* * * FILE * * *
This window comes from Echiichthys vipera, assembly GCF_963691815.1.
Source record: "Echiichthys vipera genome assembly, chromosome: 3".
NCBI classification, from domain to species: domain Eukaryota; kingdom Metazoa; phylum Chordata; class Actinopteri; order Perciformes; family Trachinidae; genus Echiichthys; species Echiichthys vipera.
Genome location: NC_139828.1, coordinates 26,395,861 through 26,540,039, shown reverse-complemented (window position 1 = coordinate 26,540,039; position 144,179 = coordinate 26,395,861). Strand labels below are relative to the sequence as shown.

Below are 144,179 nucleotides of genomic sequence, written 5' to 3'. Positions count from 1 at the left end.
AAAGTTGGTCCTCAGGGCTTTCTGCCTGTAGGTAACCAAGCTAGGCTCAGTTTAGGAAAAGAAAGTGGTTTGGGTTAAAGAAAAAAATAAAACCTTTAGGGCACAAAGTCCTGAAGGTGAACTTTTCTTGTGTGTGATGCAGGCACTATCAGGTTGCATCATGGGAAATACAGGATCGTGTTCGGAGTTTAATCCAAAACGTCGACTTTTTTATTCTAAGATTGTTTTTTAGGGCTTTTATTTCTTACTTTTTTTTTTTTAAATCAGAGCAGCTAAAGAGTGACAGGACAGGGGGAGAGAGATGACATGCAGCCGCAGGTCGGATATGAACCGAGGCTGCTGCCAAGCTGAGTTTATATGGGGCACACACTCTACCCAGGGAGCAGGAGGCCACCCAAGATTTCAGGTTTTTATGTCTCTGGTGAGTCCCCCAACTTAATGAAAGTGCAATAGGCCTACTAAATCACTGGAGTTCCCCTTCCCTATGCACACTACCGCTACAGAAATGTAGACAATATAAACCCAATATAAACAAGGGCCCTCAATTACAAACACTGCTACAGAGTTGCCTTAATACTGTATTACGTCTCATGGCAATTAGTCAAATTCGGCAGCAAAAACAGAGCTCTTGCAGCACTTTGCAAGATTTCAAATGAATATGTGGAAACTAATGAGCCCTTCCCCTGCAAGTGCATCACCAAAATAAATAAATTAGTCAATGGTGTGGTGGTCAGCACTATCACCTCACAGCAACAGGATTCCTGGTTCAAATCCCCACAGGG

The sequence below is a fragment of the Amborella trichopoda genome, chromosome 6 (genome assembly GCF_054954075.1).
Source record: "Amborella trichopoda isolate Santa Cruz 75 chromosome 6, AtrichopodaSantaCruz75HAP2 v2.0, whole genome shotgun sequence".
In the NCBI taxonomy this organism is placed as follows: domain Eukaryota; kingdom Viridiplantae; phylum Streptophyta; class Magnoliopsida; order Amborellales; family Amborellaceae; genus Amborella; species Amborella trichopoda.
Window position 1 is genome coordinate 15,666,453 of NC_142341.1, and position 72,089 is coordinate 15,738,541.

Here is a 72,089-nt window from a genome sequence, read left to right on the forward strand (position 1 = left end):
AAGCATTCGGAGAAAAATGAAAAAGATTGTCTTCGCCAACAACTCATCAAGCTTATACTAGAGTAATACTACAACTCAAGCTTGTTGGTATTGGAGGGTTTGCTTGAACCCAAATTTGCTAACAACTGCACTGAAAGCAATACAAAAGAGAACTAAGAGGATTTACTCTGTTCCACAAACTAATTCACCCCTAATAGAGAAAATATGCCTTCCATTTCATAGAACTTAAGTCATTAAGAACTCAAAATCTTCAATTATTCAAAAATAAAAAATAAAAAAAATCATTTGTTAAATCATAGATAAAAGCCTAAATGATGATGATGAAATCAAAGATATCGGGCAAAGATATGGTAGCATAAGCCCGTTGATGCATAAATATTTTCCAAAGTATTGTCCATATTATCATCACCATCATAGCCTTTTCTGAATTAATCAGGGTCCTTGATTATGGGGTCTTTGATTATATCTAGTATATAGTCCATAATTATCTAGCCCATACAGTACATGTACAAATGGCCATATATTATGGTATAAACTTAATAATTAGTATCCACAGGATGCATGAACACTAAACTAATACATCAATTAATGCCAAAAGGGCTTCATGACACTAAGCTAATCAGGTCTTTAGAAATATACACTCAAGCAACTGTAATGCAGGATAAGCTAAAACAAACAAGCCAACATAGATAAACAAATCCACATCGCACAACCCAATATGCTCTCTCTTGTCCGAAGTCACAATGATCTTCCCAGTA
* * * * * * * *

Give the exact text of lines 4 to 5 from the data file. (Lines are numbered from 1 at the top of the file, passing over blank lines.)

Genome location: NC_139828.1, coordinates 26,395,861 through 26,540,039, shown reverse-complemented (window position 1 = coordinate 26,540,039; position 144,179 = coordinate 26,395,861). Strand labels below are relative to the sequence as shown.

Below are 144,179 nucleotides of genomic sequence, written 5' to 3'. Positions count from 1 at the left end.